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Are there differences in diabetes care between rural and non-rural US adults with diabetes?
Rural Healthy People 2010 includes diabetes as a major health priority, suggesting a possible disparity between diabetes care in rural settings as compared to non-rural locales.
This cross-sectional study using population-based survey data sought to determine if there was a difference in the quality of diabetes care between rural and non-rural US adults (⩾18 years). A diabetes care index was computed from five separate dichotomous care-related variables (HbA1c checked, lipids checked, dilated eye exam, feet checked by health care provider, and diabetes education), with adequate care defined as receiving at least four of these interventions. Multivariate methods were used to detect differences in diabetes care received by individuals living in rural compared to non-rural settings.
Multivariate regression analysis revealed that US adults with diabetes living in rural communities were more likely to receive inadequate care than non-rural residents (OR = 1.205; 95% CI 1.201, 1.209). Rural residents were more likely to receive inadequate diabetes care if they were: <40 years of age, male, Caucasian, not a high school graduate, not partnered, without health insurance, inactive or without an identified health care provider. Those deferring medical care because of cost, or who did not have an annual routine physical or had fewer than two diabetes related office visits annually were also at greater risk for suboptimal care. Routine physical checkups and deferring medical care because of cost had a greater impact on diabetes care for rural adults compared to non-rural adults.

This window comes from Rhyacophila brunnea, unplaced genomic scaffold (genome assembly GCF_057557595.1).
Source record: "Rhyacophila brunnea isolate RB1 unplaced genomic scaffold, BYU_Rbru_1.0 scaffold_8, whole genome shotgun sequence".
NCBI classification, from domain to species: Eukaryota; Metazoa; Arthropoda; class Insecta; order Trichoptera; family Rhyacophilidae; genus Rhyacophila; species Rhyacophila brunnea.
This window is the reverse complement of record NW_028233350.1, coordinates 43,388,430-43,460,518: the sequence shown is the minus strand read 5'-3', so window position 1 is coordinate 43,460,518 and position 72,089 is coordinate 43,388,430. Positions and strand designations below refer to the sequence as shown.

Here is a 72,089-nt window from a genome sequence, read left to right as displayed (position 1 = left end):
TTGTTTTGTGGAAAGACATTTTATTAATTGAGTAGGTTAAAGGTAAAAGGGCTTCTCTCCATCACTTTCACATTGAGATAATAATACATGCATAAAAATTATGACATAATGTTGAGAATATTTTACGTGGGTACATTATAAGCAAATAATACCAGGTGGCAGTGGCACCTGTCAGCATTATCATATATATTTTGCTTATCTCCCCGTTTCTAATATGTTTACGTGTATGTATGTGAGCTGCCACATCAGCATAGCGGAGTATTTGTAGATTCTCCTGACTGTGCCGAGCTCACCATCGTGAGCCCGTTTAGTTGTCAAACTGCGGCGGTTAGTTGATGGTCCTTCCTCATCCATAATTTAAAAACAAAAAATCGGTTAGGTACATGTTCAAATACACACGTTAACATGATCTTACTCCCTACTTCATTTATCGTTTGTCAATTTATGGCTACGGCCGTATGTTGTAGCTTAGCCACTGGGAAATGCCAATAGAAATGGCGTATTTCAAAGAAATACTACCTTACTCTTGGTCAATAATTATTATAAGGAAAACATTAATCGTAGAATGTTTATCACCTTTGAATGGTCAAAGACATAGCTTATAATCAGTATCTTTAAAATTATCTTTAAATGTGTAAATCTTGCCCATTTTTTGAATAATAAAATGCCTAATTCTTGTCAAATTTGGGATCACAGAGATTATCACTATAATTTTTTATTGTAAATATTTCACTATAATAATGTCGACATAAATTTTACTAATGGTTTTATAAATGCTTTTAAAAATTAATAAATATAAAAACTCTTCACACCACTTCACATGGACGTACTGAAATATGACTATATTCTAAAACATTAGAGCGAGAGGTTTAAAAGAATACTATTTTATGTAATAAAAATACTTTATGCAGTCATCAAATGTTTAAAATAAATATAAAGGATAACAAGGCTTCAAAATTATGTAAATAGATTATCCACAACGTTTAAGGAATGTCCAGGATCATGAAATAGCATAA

The results of this study indicated that rural residents were less likely to receive adequate diabetes care compared to their non-rural counterparts. The findings suggest that efforts to identify and to address this disparity would likely improve the outcomes for diabetic individuals living in rural communities.
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